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Dick Allen

Forbes White Sox evaluation- #14 worth $1.685 Billion

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Estimates they lost $40 million last season.

Also interesting, their numbers, who industry insiders say are all wrong, spit out these evaluations, and the Mets were sold within !% of their evaluation.

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16 minutes ago, EloyJenkins said:

pretty good value for not owning a stadium. 

This may actually help. They don't have the debt but have a really good stadium deal.

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this feels low to me but the mets deal was lower than I'd have predicted, maybe forbes is finally close to reality.

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How does Forbes even start to go about projecting the financials of a private company? I don't get it at all.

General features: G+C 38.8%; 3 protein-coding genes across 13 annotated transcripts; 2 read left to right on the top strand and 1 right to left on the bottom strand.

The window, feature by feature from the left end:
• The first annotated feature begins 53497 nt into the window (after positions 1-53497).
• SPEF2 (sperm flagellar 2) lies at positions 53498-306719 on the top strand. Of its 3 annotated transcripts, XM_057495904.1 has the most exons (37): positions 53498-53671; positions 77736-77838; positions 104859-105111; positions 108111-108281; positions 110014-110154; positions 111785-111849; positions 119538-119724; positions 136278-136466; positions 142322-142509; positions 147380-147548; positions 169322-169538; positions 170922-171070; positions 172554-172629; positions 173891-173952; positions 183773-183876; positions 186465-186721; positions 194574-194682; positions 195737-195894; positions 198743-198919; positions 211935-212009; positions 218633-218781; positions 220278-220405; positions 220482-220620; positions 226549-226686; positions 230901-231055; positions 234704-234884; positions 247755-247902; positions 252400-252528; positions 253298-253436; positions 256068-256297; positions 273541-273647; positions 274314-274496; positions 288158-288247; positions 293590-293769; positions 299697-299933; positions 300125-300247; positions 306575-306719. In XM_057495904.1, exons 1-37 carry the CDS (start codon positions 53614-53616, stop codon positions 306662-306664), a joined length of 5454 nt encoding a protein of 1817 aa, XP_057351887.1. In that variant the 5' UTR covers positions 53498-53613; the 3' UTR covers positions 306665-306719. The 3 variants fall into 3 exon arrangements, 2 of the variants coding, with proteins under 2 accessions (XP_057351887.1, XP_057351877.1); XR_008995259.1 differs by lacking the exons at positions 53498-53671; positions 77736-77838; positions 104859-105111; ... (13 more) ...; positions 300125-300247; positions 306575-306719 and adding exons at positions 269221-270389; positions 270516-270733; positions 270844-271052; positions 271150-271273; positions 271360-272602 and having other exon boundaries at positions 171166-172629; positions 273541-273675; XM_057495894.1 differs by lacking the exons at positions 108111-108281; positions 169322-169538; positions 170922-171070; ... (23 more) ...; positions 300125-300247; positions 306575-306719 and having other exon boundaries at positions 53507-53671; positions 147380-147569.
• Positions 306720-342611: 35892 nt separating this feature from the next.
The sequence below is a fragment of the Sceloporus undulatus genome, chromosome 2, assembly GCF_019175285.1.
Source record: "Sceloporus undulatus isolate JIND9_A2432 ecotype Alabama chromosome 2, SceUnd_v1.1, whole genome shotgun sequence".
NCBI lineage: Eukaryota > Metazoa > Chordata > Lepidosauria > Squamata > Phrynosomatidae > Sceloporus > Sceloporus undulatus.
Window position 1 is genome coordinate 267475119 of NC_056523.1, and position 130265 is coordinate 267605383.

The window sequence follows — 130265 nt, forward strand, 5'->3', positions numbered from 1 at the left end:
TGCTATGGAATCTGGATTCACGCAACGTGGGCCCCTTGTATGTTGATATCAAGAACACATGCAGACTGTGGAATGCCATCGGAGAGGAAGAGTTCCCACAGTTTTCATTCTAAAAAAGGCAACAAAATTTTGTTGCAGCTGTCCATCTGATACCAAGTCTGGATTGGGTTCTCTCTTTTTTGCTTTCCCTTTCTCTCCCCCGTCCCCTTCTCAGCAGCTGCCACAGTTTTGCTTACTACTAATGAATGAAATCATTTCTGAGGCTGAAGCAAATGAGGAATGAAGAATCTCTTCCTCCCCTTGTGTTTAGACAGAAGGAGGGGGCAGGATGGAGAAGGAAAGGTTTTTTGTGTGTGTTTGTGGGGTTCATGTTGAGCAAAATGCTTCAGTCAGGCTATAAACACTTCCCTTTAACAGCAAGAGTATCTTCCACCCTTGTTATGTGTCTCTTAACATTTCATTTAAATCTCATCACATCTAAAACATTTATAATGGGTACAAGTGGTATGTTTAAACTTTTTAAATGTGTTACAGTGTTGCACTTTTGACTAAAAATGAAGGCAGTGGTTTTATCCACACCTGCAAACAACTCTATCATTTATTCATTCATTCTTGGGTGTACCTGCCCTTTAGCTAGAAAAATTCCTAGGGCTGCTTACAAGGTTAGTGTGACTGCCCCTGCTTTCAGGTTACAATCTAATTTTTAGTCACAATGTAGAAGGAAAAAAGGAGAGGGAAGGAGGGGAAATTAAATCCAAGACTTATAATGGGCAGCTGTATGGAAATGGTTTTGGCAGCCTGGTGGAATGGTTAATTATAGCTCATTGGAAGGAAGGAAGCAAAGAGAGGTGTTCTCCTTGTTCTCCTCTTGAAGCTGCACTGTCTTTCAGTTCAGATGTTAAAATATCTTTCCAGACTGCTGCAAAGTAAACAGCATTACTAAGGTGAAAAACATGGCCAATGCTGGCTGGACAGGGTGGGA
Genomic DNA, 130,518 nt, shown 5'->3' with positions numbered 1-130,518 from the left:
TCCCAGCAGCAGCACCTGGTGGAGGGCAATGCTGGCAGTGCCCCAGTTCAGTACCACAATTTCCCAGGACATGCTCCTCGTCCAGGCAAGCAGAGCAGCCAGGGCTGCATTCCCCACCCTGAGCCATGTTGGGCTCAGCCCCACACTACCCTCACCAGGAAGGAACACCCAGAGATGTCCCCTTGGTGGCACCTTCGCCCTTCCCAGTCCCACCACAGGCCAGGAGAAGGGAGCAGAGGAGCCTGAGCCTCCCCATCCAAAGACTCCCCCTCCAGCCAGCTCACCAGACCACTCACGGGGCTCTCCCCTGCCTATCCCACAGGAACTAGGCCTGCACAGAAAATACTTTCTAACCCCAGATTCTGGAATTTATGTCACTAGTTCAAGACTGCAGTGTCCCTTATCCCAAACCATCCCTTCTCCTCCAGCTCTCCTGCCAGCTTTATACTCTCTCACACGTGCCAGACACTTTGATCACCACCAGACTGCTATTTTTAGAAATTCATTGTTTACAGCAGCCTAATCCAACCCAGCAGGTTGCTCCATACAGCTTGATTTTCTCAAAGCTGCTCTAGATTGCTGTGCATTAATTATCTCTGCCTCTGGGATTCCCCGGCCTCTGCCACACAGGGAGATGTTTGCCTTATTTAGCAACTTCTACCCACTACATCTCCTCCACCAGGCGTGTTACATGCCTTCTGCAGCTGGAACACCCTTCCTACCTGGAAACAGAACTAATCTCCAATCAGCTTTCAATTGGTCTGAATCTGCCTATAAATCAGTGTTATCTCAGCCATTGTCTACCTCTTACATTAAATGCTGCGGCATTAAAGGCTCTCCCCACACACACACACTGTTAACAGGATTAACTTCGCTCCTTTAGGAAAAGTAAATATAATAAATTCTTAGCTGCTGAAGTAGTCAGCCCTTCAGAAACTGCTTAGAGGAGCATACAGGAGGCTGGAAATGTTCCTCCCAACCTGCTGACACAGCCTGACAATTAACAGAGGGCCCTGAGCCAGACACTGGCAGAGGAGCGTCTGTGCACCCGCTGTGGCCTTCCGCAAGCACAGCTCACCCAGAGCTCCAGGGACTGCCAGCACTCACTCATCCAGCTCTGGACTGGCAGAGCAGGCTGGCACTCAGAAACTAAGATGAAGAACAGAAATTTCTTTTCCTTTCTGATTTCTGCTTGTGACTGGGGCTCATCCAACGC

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18 minutes ago, raBBit said:

How does Forbes even start to go about projecting the financials of a private company? I don't get it at all.

Their business is business and valuations. They are much smarter and better at it than most of us here, I would assume.

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2 hours ago, ptatc said:

This may actually help. They don't have the debt but have a really good stadium deal.

tax payers offset so much of the stadium though. In Cobb County (where I live and Braves play), we are footing 392 million of the stadium bill. 

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Just now, ptatc said:

Their business is business and valuations. They are much smarter and better at it than most of us here, I would assume.